25/02/2009 - 22:00

Business urged to keep trainees

25/02/2009 - 22:00

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INDUSTRY groups have welcomed increased federal government support for training, as one of Australia's largest training providers was forced for the first time ever to stand down probationary apprentices.

INDUSTRY groups have welcomed increased federal government support for training, as one of Australia's largest training providers was forced for the first time ever to stand down probationary apprentices.

Electrical Group Training, which employs more than 700 apprentices in WA, this week stood down 16 probationary apprentices because of an ongoing lack of demand for labour from the industry.

NECA WA, the industry body representing electrical and communications contractors, has applauded the Rudd government's $145 million plan to subsidise apprentices, announced last week.

"Any assistance to help employers to keep hiring apprentices is a positive step," NECA chief executive Peter Tuck said.

"During hard times, it is usually always the most vulnerable employees who are the first to get retrenched. In our industry, this means apprentices. Employers take decisions to retrench apprentices very seriously, but sadly it's often the only option."

Hospitality Group Training general manager Iain McDougall also welcomed the new package but is concerned that it focused on a short term, 12-week period of support.

"It would greatly assist apprentices if it could be for a longer period of time," Mr McDougall said.

"Another problem is that the plan focuses on apprentices out of the workforce and not the ones already in the market.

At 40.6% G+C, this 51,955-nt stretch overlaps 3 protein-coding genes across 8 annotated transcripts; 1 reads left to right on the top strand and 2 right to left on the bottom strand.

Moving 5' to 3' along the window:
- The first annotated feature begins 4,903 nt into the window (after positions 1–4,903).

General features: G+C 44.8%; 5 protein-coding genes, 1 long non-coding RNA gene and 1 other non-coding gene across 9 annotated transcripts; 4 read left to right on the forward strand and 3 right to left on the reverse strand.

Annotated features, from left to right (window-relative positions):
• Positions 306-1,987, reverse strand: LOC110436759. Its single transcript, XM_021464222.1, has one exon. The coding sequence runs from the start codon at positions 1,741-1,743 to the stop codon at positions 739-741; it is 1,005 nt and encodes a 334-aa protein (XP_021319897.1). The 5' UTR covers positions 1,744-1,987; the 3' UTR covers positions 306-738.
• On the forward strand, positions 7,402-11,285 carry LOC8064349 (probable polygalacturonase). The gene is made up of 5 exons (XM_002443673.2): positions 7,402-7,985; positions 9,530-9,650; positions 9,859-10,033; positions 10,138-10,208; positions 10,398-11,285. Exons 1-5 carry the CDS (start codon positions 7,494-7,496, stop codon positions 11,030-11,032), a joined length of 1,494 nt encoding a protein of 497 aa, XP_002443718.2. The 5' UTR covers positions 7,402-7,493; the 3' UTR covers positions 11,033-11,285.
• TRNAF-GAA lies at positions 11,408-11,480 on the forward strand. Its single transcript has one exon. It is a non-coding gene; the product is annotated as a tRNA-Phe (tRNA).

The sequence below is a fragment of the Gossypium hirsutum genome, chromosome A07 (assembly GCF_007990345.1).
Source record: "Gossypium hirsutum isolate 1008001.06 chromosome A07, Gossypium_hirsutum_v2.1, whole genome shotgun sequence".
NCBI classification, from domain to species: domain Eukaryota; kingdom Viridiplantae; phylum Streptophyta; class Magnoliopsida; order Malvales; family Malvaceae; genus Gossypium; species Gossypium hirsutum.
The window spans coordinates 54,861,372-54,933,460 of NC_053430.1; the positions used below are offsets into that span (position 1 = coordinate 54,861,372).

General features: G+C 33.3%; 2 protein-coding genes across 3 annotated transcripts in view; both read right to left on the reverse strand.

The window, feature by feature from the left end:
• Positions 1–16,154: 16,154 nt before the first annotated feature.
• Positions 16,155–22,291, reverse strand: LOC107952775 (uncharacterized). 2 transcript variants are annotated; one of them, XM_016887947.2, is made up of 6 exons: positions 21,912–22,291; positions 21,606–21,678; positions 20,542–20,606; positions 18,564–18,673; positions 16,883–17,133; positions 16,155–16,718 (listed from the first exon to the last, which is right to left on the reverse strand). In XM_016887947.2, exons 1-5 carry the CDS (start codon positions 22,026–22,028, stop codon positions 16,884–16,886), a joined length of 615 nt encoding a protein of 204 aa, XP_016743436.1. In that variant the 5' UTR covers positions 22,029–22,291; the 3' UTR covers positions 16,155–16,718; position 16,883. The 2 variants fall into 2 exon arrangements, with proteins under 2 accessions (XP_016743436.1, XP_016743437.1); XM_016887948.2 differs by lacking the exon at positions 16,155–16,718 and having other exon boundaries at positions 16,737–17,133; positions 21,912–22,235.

"Being employed is the hardest challenge facing apprentices today, especially final year apprentices who cost more in being retained."

Chamber of Commerce and Industry WA chief executive James Pearson has urged companies to think carefully before cutting education and training programs in response to the tough economic times.

"Cutting training and education programs in response to economic uncertainties might make short term sense, but come at a long term cost," Mr Pearson said.

He said the WA economy remained fundamentally strong and encouraged businesses to prepare for the inevitable economic upturn, which will include a need for more skilled workers, by maintaining their investment in WA's future workforce.

"We can not afford to make the same mistakes of the past," Mr Pearson said.

" In the 1990s, when faced with difficult economic circumstances, many companies cut back on training programs and on the number of apprentices to save money. The cutbacks contributed to the state's recent labour shortages."

Under the government's $145 million package, employers and group training organisations may be eligible to receive up to an additional $2,800.

A further $1,800 is available for employers or group training organisations taking on an eligible out-of-trade apprentice or trainee in the form of a wage subsidy of $150 a week paid in arrears at the twelve-week point after recommencement.

NECA urged the federal and state governments to consider additional policies that would make apprentices even more attractive to employers, including exempting apprentices' wages from worker compensation premium calculations and discounts on motor vehicle registration.

In another response to the weakening labour market, Minister of Immigration and Citizenship Chris Evans said the number of skilled migrant workers coming to Australia would decrease next year.

Senator Evans also noted that the number of 457 visa applications had fallen dramatically, especially in the trades, due to the fall in demand for labour in the economy.

"That's what we want from a migration program, one that's meeting the needs of the economy," he told a press briefing.

Senator Evans said migration would play an important role in the labour market.

"For the foreseeable future we'll still need to rely on migration for certain skills and in the longer term we'll need to build the Australian workforce. The ageing of our population means we will continue to need overseas labour in the longer term."

STANDING BY BUSINESS. TRUSTED BY BUSINESS.

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